Additionally, one of applicants’ major complaints is the federal hiring timeframe. The federal hiring process has a reputation for being long and tedious. One way that federal agencies can speed up parts of the process is using pooled hiring. Typically, an agency tries to fill a specific vacancy, selecting only a few candidates to interview from a group of qualified applicants. The applicants who were not selected could be the right fit for a role in another department or agency, but they’re often discouraged from applying for other federal roles after a long and unsuccessful application process. Pooled hiring would allow agencies to share the cost of hiring and range of quality candidates, and applicants would have more options open to them as well.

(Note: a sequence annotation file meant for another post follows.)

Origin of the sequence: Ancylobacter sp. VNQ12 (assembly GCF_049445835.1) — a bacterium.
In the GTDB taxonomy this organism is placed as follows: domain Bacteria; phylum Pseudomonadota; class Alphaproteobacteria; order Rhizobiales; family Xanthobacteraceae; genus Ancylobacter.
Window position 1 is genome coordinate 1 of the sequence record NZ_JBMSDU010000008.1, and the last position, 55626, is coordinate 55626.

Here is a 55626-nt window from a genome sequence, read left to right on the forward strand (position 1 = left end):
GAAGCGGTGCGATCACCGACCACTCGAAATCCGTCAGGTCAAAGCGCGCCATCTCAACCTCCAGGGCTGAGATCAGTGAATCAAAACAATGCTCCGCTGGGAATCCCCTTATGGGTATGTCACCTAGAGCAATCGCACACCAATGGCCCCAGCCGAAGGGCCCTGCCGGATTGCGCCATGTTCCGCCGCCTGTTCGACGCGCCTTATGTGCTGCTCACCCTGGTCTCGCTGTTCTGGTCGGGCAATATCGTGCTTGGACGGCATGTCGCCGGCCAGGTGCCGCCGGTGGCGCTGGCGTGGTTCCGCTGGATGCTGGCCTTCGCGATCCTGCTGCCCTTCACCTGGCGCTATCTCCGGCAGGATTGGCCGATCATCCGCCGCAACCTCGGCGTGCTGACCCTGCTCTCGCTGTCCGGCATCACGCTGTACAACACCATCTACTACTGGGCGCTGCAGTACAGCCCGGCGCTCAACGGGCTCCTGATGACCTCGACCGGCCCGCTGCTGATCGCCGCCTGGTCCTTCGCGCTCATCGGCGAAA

Further, while the private sector is already using AI, federal employees and HR teams are not. Accordingly, agency leaders are being encouraged to come up with plans for using AI, hiring AI-knowledgeable talent, and upskilling their employees.

Plays for an Agile and Engaged Workforce

Organizational Health